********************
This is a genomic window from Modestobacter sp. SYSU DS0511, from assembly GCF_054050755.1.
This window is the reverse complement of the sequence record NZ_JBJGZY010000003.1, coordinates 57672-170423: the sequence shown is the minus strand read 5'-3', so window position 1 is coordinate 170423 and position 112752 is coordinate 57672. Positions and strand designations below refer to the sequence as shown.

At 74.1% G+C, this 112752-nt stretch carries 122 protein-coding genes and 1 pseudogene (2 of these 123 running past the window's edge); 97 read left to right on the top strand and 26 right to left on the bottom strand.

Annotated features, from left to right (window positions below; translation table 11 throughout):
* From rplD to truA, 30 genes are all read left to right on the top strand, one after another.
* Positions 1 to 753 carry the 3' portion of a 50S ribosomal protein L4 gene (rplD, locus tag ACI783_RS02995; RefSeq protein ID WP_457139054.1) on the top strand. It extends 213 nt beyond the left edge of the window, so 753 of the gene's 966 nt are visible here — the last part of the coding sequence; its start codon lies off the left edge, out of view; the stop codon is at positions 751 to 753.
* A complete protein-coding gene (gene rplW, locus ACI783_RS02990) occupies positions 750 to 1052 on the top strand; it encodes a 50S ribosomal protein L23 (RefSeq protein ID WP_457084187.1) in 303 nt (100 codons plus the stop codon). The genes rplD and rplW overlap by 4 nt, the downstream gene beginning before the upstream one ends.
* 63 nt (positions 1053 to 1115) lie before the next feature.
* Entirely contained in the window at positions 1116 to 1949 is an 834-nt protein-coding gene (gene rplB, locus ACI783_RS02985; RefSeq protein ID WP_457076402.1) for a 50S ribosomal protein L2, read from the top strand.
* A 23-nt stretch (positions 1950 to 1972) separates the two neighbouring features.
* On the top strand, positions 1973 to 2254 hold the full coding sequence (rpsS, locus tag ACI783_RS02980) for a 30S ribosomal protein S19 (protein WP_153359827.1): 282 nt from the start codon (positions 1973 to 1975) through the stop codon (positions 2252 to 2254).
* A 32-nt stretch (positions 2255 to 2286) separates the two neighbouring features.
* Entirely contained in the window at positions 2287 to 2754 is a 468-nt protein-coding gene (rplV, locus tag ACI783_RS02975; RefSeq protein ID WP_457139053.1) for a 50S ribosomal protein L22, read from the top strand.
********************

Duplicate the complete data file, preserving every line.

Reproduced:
This is a genomic window from Modestobacter sp. SYSU DS0511, from assembly GCF_054050755.1.
This window is the reverse complement of the sequence record NZ_JBJGZY010000003.1, coordinates 57672-170423: the sequence shown is the minus strand read 5'-3', so window position 1 is coordinate 170423 and position 112752 is coordinate 57672. Positions and strand designations below refer to the sequence as shown.

At 74.1% G+C, this 112752-nt stretch carries 122 protein-coding genes and 1 pseudogene (2 of these 123 running past the window's edge); 97 read left to right on the top strand and 26 right to left on the bottom strand.

Annotated features, from left to right (window positions below; translation table 11 throughout):
* From rplD to truA, 30 genes are all read left to right on the top strand, one after another.
* Positions 1 to 753 carry the 3' portion of a 50S ribosomal protein L4 gene (rplD, locus tag ACI783_RS02995; RefSeq protein ID WP_457139054.1) on the top strand. It extends 213 nt beyond the left edge of the window, so 753 of the gene's 966 nt are visible here — the last part of the coding sequence; its start codon lies off the left edge, out of view; the stop codon is at positions 751 to 753.
* A complete protein-coding gene (gene rplW, locus ACI783_RS02990) occupies positions 750 to 1052 on the top strand; it encodes a 50S ribosomal protein L23 (RefSeq protein ID WP_457084187.1) in 303 nt (100 codons plus the stop codon). The genes rplD and rplW overlap by 4 nt, the downstream gene beginning before the upstream one ends.
* 63 nt (positions 1053 to 1115) lie before the next feature.
* Entirely contained in the window at positions 1116 to 1949 is an 834-nt protein-coding gene (gene rplB, locus ACI783_RS02985; RefSeq protein ID WP_457076402.1) for a 50S ribosomal protein L2, read from the top strand.
* A 23-nt stretch (positions 1950 to 1972) separates the two neighbouring features.
* On the top strand, positions 1973 to 2254 hold the full coding sequence (rpsS, locus tag ACI783_RS02980) for a 30S ribosomal protein S19 (protein WP_153359827.1): 282 nt from the start codon (positions 1973 to 1975) through the stop codon (positions 2252 to 2254).
* A 32-nt stretch (positions 2255 to 2286) separates the two neighbouring features.
* Entirely contained in the window at positions 2287 to 2754 is a 468-nt protein-coding gene (rplV, locus tag ACI783_RS02975; RefSeq protein ID WP_457139053.1) for a 50S ribosomal protein L22, read from the top strand.